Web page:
“Windokia” or “Nokrosoft”? Neither.

One of the biggest (and probably the saddest) technology news recently was about the deal between Microsoft and Nokia, with the former company acquired the “Asha” and “Lumia” device name brand trademarks, while the Nokia brand will still be used on lower end devices.


Therefore, there won’t be any “Windokia” or “Nokrosoft” phones, as the media perdicted. Microsoft will continue to use the Nokia brand name on feature phones (non-smartphones). For now, Microsoft is facing a dilemma in deciding which brand, Windows Phone or Nokia, will lead its mobile product services. Since it launched the Windows Phone, Microsoft has been facing the problem of its brand awareness. Hopefully, with Nokia’s handset business, Microsoft can boost its mobile service by conducting a clearer market segmentation.

Nokia Lumia phones with Windows Phone platform

Nokia UK posted this image on its Twitter feed to mark the announcement regarding Microsoft’s purchase of the company.

The market for feature phones is shrinking rapidly as people around the world are switching to smart phones. But not everyone can afford a smart phone, especially people from the emerging markets. According to Gartner’s research on Worldwide Mobile Phone Sales to End Users in the Second Quarter of 2013, Nokia still ranked the second for sales volume.

Source: Gartner (August 2013)   Please clink to enlarge the picture.

Source: Gartner (August 2013) Please clink to enlarge the picture.

In the developing countries such as India, the Nokia brand name still commands huge amounts of trust. It demonstrates the high brand equity of Nokia, with strong consumer loyalty, high brand awareness and emotional association.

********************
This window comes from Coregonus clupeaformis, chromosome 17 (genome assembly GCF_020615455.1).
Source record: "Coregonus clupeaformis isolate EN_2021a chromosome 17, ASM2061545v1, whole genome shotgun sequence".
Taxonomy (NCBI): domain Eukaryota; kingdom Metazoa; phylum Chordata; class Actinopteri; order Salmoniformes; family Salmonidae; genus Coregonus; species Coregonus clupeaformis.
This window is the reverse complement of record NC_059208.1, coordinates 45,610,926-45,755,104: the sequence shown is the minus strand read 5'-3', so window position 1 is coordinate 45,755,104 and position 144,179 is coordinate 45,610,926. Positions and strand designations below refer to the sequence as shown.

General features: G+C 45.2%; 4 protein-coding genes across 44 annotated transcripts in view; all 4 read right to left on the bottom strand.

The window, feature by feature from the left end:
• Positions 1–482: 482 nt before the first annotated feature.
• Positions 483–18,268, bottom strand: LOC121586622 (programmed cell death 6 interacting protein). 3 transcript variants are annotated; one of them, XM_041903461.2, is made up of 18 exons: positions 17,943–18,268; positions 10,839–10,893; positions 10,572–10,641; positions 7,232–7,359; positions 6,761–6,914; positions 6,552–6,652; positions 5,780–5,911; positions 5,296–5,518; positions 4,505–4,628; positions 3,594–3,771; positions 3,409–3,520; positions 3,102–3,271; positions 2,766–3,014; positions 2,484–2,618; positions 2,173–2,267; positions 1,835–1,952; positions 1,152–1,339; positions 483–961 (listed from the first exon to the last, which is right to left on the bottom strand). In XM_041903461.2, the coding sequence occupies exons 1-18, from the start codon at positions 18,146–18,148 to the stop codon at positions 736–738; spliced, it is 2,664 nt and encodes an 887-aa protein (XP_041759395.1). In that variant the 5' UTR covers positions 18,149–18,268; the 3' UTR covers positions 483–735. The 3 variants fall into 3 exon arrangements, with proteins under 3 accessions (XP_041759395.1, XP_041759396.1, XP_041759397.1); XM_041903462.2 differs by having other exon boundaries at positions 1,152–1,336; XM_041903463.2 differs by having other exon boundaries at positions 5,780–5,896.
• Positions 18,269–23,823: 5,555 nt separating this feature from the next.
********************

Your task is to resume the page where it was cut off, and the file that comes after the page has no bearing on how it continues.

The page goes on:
If Microsoft can utilize the Nokia brand and handset business, it will enter the key growth markets more easily. Maybe it’s also a better marketing strategy for Windows.



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2 Responses to “Windokia” or “Nokrosoft”? Neither.

  1. shashali says:

    Seeing Nokia being sold to Microsoft is sad..Nokia has been in my family since 1997, and after my father stopped using it last year, Nokia was completely gone, left only Apple and Samsungs in the house. As a former consumer, I did know that this brand was strong, I believe making deal with Microsoft may be Nokia’s last shot in remaining in this market. I agree that strong names still work in developing countries, so I think other than cooperating with Microsoft, Nokia may be should focus more on how to brand its brand loyalty among former users.

    • Siyu says:

      Same here. Sometimes I really miss the good old days when I have “strong” phones rather than “delicate” smart phones. : )